Low-light examples :

iPhone 7 + Ztylus, indoors with no flash:
iPhone 7 + Ztylus, indoors with inbuilt flash:

But it depends a lot on the phone. Newer iPhones overcome low light issues considerably but second-hand may still cost more than Ixus, so perhaps LED lighting solutions as @albertkang said better.

This is iPhone 7 + Ztylus, indoors, same subject as last but holding an LED torch on the subject:

The subject on the last link has a body about 5mm long, and you have to get within a few cm to shoot it. The LED light used is an LEDlenser MT18 torch.


There are circular flashlights that you clip to the phone too such as this

They are usually designed to youtubers/broadcasting people, but it should work for taking pics of bugs too.

Not sure how that works when used alongside with the macro lenses clip though.


These look great. They wouldn´t fit with any of the clip-on lenses I´ve used …

EDIT: But there are lenses with clip on LED solutions too:

I use a LGK61 for my photos of moths now, and before that was an old Acer cell. If you hold down on the screen while 3 inches away or so from the bug you want to take a picture of the camera will turn on the flash, focus, then wait for you to click again and it’ll be pre-focused. Feel free to check out my photos on iNat to see examples, but you can get some great stuff that way. Macro lenses or cheap LED lights are also options, but I would say old cell phones will probly be your cheapest option to get the kids out taking photos.


Another thing to consider which would allow you to get better photos is to hang a sheet and shine lights on it to attract bugs at night. Do a general web search for how to attract moths like this one:

If you have a white sheet with lights shining on it, whatever camera you use should have enough light. But, even a small flash on the camera would help.

And, experiment with the camera. With today’s digital cameras, you can take as many photos as you like with different exposure settings in a relatively short period of time. Practice by yourself with a sheet and lights so you can determine which camera settings work best.

I don’t use flash on my nighttime moth photos because the sudden bright flash tends to spook the moths. I just wear a cheap LED headlamp. It keeps my hands free. You can pick up a two-pack on Amazon for $16. I’ve actually found that the cheaper headlamps are better than ones with a more powerful beam. Weaker light seems to spook the moths less than a strong one.

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I’ve had no trouble taking photos with an iPhone 4 and a clip-on macro lens. The one pointer I would give is don’t try to take the photo in the iNaturalist app. Take it in the standard photo app and then select the best photos into iNaturalist.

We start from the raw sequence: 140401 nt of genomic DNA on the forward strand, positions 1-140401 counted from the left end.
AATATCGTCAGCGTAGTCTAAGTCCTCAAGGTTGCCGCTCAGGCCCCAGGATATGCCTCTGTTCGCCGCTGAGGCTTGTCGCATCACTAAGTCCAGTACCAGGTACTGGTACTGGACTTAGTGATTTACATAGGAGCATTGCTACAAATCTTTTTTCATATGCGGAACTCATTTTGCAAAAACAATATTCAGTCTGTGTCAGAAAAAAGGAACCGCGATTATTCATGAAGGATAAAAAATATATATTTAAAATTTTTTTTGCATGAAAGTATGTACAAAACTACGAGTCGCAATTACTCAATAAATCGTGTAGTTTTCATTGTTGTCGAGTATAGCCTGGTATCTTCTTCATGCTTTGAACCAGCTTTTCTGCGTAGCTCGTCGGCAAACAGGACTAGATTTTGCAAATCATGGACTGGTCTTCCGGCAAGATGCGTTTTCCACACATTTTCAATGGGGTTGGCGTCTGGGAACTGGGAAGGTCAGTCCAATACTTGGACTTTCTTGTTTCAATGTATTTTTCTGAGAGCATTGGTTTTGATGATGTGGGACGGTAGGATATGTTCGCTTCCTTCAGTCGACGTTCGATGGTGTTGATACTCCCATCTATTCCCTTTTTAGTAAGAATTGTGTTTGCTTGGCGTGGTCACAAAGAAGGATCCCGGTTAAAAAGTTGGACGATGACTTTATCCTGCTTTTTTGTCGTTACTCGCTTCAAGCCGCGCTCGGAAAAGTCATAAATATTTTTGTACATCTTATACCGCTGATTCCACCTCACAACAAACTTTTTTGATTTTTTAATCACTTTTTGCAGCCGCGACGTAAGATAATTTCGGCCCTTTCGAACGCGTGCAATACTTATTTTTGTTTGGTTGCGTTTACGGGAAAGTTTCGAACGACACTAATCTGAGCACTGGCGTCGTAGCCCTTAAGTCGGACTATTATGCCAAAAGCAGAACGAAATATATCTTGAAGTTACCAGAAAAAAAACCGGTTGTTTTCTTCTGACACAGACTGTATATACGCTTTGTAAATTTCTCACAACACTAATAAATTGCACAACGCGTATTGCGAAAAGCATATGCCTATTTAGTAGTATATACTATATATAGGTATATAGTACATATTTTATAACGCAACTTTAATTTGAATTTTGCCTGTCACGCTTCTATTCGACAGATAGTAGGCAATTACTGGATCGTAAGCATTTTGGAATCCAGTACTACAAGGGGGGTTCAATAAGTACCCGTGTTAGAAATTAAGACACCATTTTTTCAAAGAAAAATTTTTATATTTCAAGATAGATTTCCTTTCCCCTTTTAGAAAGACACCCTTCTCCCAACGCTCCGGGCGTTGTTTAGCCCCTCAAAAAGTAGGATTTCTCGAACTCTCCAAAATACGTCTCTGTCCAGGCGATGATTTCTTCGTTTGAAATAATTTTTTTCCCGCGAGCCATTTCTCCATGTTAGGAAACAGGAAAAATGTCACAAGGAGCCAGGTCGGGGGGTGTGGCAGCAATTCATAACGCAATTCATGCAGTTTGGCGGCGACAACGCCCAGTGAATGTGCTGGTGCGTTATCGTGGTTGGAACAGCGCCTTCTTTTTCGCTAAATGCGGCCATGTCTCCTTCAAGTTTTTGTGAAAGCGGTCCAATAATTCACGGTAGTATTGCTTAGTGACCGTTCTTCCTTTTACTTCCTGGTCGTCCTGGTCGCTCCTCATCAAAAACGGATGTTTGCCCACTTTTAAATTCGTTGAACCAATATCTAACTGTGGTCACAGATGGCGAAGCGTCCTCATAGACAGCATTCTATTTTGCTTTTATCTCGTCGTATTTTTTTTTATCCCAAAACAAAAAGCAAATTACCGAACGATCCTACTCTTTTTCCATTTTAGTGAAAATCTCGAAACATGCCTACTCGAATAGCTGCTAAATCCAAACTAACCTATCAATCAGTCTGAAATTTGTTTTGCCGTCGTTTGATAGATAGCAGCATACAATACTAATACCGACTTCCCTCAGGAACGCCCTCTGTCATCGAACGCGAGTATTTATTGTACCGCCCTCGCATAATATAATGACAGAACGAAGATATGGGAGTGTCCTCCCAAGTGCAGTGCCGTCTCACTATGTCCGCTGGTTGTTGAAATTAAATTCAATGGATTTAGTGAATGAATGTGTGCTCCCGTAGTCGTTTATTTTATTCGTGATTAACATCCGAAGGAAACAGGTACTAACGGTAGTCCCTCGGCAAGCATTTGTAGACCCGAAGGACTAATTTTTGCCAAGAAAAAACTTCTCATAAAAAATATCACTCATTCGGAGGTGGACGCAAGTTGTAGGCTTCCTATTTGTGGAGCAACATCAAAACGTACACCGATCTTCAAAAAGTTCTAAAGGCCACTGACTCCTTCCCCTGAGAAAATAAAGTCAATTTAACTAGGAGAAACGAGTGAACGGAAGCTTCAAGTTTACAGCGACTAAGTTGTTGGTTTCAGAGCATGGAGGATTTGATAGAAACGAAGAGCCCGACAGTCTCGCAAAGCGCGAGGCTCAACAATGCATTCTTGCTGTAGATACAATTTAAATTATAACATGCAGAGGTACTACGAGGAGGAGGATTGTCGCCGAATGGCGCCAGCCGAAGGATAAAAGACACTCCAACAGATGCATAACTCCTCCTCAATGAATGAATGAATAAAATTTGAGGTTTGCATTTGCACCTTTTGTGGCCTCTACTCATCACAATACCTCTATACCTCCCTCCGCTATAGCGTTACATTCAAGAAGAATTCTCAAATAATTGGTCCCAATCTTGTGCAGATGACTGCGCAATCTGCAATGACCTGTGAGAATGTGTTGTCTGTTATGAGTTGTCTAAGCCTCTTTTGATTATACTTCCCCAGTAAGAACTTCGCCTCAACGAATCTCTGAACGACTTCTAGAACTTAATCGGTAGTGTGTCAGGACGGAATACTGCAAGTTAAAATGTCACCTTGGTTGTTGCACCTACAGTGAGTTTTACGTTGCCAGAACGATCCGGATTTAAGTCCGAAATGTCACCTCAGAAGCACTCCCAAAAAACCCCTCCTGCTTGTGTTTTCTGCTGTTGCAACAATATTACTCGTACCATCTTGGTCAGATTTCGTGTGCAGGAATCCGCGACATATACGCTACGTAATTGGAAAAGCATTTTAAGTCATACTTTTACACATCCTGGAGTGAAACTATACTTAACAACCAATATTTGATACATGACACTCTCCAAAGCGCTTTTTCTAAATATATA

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Amazon in the US is currently offering refurbished Pixel 3a phones for $150 (USD) and refurb Pixel 2 for $90. professional reviewers noted both of these phones as having among the best cameras available in smartphones at the time of each of their respective launches (before TOF cameras and big sensors started making their way into flagship phones).

these phones will have GPS, the ability to load the iNat app, a bigger screen (than the camera), and the option to take photos using a front-facing camera. the camera will have zoom and the ability to switch out memory and battery, and it probably will allow you to get a little closer to the subject. so each has pros and cons. if you’re going to get multiple devices, you could get some phones and some cameras to take advantage of the pros of each, as appropriate.

i take photos occasionally with my Pixel 3a, and here are some observations taken under different conditions:

i know a guy who pairs his Pixel 2 with a clip-on macro lens, and he gets decent macro photos of tiny fungi, mosses, slime molds, and that sort of thing. i’ve never tried a macro lens or seen anyone else use a macro lens at night. seems like it would block the flash, but but it might not matter if you have a good external light. (here, i can get a really powerful power bank with very bright led lights for $20-$30.)

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I wondered about this option too. Power banks are anyhow a must for any real amount of time iNatting on phone, so would make sense to use one with inbuilt LEDs.

One thing I found with the very cheap clip-on lenses is that they easily clip-off and fall to the ground when knocked. If you lend a bunch out to kids, wouldn´t surprise me if some lose the lenses.
Purpose-built ones which fit the body - like Olloclip or Ztylus - are far superior in that respect but tend to cost more. Perhaps there is a DIY solution (e.g. using laser pointer lens but super-glueing onto a phone case like this) which would still be super cheap… but more kid-proof.